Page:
NO_CONTENT_IN_FEATURE

Image
Interested in the Audiobook Edition?
If you’re the author, publisher, or rights holder of this book, let ACX help you produce the audiobook.Learn more.

Product Details

  • Paperback: 320 pages
  • Publisher: Holt Paperbacks; Reprint edition (July 22, 2008)
  • Language: English
  • ISBN-10: 0805088024
  • ISBN-13: 978-0805088021
  • Product Dimensions: 6 x 0.7 x 9 inches
  • Shipping Weight: 15.5 ounces (View shipping rates and policies)
  • Average Customer Review: 4.7 out of 5 stars  See all reviews (19 customer reviews)
  • Amazon Best Sellers Rank: #815,454 in Books (See Top 100 in Books)

Customer Reviews

Top Customer Reviews

By D. J. Airozo on August 13, 2007
Format: Hardcover
Linda Perlstein's TESTED should be required reading for all politicians, bureaucrats, and administrators who propose or implement education policy. As a 4th grade teacher in a county adjacent to the one highlighted in the book, I can attest to the accuracy of Perlstein's account of the impact testing mania has had on teaching over the past few years. The book is very readable--not weighed down by education jargon--and gives the reader a clear, real-world sense of the good, the bad, and the ugly of No Child Left Behind.
Comment 15 people found this helpful. Was this review helpful to you? Yes No Sending feedback...
Thank you for your feedback.
Sorry, we failed to record your vote. Please try again
Report abuse
Format: Hardcover
"Tested" by Linda Perlstein should be required reading for anyone going into teaching and also every politician who thinks they are an expert of what is happening in our schools as a result of No Child Left Behind. I recently finished reading this book and then wrote a letter to Senator Clinton and inserted it into my copy of the book and gave it to one of her campaign coordinators. This book portrays the reduction of curriculum to teaching to the test especially for Title I schools who can suffer greatly if they do not hit the mark of making adequate yearly progress. As a middle school counselor involved in testing over 1100 students the annual testing required in our building has resulted in students experiencing test anxiety and loosing valuable learning time devoted to the test itself. Linda Perlstein's accounting of one elementary school's exoerience is on the mark when it comes to the loss of creativity and risk taking by seasoned professionals who in spite of knowing what is best for kids have to constrain their efforts to mandated curriculum, schedules and more. Buy this book and then share it with everyone you know so they can understand what public schools that are underfunded face each day.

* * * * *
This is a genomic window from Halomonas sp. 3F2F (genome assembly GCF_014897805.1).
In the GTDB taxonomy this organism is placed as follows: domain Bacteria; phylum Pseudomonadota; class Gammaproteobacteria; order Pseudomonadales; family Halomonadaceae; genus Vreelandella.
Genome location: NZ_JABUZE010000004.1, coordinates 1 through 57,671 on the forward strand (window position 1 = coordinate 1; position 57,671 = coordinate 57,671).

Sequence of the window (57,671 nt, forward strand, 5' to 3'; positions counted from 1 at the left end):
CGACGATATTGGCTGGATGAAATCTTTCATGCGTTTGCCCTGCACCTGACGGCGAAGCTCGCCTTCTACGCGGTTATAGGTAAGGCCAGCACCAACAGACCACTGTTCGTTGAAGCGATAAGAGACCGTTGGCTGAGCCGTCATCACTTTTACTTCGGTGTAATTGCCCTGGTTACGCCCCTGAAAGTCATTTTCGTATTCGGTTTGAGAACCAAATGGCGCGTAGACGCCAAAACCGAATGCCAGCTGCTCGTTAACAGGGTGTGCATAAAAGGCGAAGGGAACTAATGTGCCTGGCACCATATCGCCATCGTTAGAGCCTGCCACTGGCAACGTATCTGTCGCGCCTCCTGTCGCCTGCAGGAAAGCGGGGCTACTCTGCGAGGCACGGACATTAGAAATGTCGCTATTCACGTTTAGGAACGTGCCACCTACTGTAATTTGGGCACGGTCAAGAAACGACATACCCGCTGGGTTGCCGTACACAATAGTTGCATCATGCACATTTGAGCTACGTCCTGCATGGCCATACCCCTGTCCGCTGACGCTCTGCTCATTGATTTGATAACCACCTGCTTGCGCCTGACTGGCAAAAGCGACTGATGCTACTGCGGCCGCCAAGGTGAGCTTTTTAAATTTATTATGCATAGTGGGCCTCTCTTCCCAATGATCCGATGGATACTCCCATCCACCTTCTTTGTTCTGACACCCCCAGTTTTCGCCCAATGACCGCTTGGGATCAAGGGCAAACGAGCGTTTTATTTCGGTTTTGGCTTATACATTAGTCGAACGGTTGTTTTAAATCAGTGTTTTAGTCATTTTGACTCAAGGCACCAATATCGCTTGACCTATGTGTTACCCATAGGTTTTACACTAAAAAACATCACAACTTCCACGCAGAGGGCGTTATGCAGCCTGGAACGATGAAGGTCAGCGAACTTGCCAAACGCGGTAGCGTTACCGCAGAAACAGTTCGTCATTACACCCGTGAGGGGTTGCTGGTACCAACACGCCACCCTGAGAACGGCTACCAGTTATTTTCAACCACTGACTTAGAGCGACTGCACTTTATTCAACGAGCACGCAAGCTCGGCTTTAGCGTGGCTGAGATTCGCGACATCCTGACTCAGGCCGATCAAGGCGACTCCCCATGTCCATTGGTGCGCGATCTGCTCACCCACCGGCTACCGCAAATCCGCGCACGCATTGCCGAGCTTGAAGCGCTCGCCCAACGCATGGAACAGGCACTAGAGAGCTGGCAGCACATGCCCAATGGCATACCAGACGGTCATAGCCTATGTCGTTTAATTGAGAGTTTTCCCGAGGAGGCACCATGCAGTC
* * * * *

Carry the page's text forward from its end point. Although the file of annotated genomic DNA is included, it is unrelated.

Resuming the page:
1 Comment 11 people found this helpful. Was this review helpful to you? Yes No Sending feedback...
Thank you for your feedback.
Sorry, we failed to record your vote. Please try again
Report abuse
Format: Hardcover
No Child Left Behind inspires passionate rhetoric from both its supporters and its critics. If you're a supporter, NCLB is a watershed law that finally pulls failing urban and rural schools into the light of day. If you're a critic, NCLB is an oppressive law that cruelly burdens teachers under siege with even more demeaning job requirements. For laymen trying to get an informed position on the law, it's very hard to find books and articles where you can familiarize yourself with the issues and come up with your own opinion. In "Tested", Perlstein provides a powerful story that shows how a successful NCLB school in Annapolis develops a laserlike focus on the tests and ends up getting the scores.

Perlstein clearly dislikes the law and strongly criticizes NCLB in every way. A teacher Perlstein admires ends up leaving the school at the end of the year after becoming overly stressed by the school's focus on test success at the expense of learing. We frequently see some of the artificial techniques that are used to help boost scores such as breathing exercises, incentive plans and even a mascot led assembly. She portrays students as losing the meaning and the life of education as they seek to become masters of BCRs, the mechancially graded Brief Constructed Response questions. And in the end, she questions whether the tests measure anything useful. In the later portions of the book, she alludes to how the test writing process is flawed and how students who struggled with basic writing ended up getting scores that surprised the adults. The third graders who teachers are convinced will fail based on their day to day experiences working with the kids often surprise their teachers with passing scores.